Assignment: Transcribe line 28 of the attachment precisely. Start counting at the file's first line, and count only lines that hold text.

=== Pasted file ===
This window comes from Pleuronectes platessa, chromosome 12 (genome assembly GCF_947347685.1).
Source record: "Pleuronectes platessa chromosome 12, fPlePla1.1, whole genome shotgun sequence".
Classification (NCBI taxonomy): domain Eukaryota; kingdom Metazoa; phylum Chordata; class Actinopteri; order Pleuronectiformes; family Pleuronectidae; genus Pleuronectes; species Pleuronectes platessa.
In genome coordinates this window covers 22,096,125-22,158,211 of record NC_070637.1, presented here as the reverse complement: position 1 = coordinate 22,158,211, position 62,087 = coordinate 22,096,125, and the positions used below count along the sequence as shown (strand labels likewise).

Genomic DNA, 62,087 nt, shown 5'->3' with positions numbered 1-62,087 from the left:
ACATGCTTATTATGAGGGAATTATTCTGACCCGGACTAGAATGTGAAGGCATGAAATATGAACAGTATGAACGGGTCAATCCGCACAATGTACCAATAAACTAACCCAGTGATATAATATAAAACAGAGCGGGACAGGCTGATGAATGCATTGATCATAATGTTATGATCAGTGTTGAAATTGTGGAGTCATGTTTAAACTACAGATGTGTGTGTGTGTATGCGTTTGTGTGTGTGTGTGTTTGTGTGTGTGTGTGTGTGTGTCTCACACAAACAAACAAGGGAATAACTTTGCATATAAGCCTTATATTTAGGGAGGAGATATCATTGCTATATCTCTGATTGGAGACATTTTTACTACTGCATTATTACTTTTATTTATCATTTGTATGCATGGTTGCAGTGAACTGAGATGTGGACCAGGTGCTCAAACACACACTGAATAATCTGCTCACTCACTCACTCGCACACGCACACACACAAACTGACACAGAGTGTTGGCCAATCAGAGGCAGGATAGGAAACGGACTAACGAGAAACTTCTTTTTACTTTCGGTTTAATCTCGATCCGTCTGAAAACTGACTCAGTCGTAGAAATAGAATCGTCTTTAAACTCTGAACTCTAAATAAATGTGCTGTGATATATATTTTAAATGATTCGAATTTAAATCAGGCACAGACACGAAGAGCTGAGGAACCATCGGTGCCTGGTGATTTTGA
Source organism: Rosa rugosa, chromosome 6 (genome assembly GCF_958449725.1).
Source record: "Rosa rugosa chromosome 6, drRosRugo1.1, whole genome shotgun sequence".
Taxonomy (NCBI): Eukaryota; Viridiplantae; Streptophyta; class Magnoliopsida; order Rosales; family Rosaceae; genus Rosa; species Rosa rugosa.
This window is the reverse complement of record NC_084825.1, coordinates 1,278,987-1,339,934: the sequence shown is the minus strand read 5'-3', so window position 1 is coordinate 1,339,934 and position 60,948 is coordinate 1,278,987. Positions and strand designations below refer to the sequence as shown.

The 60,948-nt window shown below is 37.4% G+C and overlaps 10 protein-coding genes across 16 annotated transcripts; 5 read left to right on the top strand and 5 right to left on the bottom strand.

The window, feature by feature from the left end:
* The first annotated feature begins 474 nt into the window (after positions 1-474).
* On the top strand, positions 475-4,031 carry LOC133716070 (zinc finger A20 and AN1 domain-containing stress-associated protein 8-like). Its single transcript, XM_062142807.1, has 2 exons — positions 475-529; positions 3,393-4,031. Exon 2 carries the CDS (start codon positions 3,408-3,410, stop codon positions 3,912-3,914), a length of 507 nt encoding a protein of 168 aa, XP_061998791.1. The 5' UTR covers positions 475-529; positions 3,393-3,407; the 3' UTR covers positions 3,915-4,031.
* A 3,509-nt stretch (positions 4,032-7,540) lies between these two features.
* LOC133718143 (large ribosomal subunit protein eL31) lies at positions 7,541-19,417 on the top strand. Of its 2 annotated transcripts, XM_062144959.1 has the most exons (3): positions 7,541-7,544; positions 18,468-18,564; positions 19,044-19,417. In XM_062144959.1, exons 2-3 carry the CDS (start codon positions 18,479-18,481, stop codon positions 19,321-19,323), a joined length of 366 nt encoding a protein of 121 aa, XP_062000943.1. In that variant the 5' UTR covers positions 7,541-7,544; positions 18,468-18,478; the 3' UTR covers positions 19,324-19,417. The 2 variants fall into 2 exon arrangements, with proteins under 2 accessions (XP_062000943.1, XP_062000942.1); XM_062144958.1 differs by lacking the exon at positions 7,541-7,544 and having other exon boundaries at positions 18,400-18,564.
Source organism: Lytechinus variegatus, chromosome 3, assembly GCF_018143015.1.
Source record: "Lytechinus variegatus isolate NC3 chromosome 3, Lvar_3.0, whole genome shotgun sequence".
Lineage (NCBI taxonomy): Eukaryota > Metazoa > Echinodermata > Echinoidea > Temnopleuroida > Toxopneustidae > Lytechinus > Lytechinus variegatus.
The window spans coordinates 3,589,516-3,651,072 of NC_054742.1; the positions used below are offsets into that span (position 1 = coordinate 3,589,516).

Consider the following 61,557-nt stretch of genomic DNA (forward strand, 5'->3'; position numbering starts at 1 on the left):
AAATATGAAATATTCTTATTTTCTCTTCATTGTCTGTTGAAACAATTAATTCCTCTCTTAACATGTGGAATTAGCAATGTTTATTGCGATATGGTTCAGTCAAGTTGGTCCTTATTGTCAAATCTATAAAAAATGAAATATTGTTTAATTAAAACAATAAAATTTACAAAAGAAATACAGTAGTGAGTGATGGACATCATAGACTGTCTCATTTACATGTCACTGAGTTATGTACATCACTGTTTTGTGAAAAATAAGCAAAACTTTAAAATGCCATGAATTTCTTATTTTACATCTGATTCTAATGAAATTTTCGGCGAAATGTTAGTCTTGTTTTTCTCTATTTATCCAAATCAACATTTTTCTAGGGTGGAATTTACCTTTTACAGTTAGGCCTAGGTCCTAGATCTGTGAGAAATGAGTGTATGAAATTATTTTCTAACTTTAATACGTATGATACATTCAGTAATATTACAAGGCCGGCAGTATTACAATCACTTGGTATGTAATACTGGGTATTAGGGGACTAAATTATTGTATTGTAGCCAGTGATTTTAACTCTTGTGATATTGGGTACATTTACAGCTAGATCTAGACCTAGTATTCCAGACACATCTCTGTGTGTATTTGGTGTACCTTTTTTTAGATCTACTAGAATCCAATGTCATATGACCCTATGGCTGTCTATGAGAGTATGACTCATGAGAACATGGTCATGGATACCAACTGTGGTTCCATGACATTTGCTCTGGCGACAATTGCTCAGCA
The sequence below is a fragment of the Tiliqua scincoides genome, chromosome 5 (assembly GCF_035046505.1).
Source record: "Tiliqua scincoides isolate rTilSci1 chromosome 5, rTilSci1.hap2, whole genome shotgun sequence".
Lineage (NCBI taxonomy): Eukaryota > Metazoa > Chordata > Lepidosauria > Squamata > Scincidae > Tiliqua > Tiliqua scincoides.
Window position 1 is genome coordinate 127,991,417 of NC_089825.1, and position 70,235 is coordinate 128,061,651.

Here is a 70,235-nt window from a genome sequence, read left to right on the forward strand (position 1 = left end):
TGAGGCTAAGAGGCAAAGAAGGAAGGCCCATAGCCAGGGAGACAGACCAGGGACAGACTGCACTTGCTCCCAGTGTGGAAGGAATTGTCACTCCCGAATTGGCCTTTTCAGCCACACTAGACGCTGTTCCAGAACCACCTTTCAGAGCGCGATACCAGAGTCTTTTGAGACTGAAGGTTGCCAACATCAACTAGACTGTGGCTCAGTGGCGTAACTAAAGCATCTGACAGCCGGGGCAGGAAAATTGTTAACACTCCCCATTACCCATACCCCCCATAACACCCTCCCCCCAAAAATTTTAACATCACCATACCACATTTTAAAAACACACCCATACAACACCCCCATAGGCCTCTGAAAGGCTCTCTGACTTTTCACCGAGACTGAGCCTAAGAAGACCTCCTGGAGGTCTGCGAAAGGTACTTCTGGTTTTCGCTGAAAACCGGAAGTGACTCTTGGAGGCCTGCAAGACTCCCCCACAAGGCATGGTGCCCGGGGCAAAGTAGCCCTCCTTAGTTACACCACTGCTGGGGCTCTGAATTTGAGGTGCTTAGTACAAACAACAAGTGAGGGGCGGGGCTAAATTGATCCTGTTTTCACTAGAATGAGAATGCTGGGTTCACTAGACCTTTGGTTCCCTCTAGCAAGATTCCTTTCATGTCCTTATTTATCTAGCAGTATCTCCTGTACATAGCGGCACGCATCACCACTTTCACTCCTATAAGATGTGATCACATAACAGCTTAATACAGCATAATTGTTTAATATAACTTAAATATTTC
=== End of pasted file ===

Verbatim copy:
TGAGGCTAAGAGGCAAAGAAGGAAGGCCCATAGCCAGGGAGACAGACCAGGGACAGACTGCACTTGCTCCCAGTGTGGAAGGAATTGTCACTCCCGAATTGGCCTTTTCAGCCACACTAGACGCTGTTCCAGAACCACCTTTCAGAGCGCGATACCAGAGTCTTTTGAGACTGAAGGTTGCCAACATCAACTAGACTGTGGCTCAGTGGCGTAACTAAAGCATCTGACAGCCGGGGCAGGAAAATTGTTAACACTCCCCATTACCCATACCCCCCATAACACCCTCCCCCCAAAAATTTTAACATCACCATACCACATTTTAAAAACACACCCATACAACACCCCCATAGGCCTCTGAAAGGCTCTCTGACTTTTCACCGAGACTGAGCCTAAGAAGACCTCCTGGAGGTCTGCGAAAGGTACTTCTGGTTTTCGCTGAAAACCGGAAGTGACTCTTGGAGGCCTGCAAGACTCCCCCACAAGGCATGGTGCCCGGGGCAAAGTAGCCCTCCTTAGTTACACCACTGCTGGGGCTCTGAATTTGAGGTGCTTAGTACAAACAACAAGTGAGGGGCGGGGCTAAATTGATCCTGTTTTCACTAGAATGAGAATGCTGGGTTCACTAGACCTTTGGTTCCCTCTAGCAAGATTCCTTTCATGTCCTTATTTATCTAGCAGTATCTCCTGTACATAGCGGCACGCATCACCACTTTCACTCCTATAAGATGTGATCACATAACAGCTTAATACAGCATAATTGTTTAATATAACTTAAATATTTC